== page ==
The picture is unfortunate in most countries when one looks at income from the source of crop production. And in just five states, the share of crop income is more than 50 percent of the total monthly income of agricultural households. And in 16 out of 28 states, the share of crop income is less than 40 percent of total monthly income. Even more shocking, the share of crop income is less than 25 percent in nine states. It is clear that the data indicate that the income from growing crops by farm families in most states is very poor.

what should be done

With such an unfortunate level of income from growing crops, it will be very difficult to double farm income by 2022-23, as the government envisioned in 2015-2016. It would also be difficult to force farmers to remain in cultivation.

Although the government has given top priority to increasing farm income through various interventions, SAS data shows a sharp slowdown in farm income in 2018-2019 compared to the previous 2012-2013 period. Several price and market-related interventions are needed to increase farm income.

First, the government must move away from a production-focused approach to a market-centric approach. Experience indicates that increased production of agricultural commodities does not guarantee increased income for farmers even in heavily irrigated areas.

Second, simply advertising for SMEs will not help farmers unless procurement infrastructure is strengthened. The level of purchase in most crops (except for rice and wheat) is poor, which is evidenced by the SAS data as well. Therefore, it is necessary to purchase 20-25 percent of the production in each delegated crop to benefit the farmers.

SAS data for 2012-2013 shows that due to the lack of purchasing centers, farmers did not benefit from SMEs. Except for a few areas and crops, this happens all over India. Therefore, procurement infrastructure must be strengthened.

Through the PM-AASHA scheme, the center provides incentives to states for three schemes – (1) the price support scheme (which promises to offer farmers a guaranteed price and protect them from making distress sales during bumper harvests), (2) the price shortage scheme (which offers compensation when they go down) market prices for MSP); and (iii) the most profitable private procurement system (which allows entry of private actors into the procurement of oilseeds on a trial basis). The state governments must implement these schemes with full force for the benefit of the farmers.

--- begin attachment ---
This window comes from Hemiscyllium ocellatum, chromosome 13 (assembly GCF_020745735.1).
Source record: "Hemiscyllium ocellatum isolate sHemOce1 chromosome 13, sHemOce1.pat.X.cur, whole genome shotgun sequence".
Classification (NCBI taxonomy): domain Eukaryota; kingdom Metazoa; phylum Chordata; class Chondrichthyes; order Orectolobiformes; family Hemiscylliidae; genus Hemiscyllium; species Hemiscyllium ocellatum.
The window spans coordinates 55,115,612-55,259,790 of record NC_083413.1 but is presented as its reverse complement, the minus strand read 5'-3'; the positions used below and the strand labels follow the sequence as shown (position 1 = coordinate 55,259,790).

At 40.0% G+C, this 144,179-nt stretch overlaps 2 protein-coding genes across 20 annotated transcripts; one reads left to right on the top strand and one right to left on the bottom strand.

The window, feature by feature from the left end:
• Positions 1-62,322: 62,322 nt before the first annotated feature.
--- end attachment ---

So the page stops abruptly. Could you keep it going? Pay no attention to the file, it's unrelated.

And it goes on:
Farmer-run markets in states like Tamil Nadu and Andhra Pradesh are a win-win for farmers and consumers. Therefore, markets for producers across the country should be encouraged to improve farm incomes and eliminate middlemen as emphasized in the 2000 National Agricultural Policy.

To protect farmers from tight selling during periods of glut, swift action must be taken through a ‘Market Intervention Scheme’ (MIS), as suggested by the Expert Group Committee on Indebtedness headed by Prof. Radhakrishna (2007). Besides price incentives and market support, there is also a need to reduce the cost of farming which reduces the growth of farm income.

The writer is a former full-time member (official), Committee on Agricultural Costs and Prices, New Delhi. The opinions expressed are personal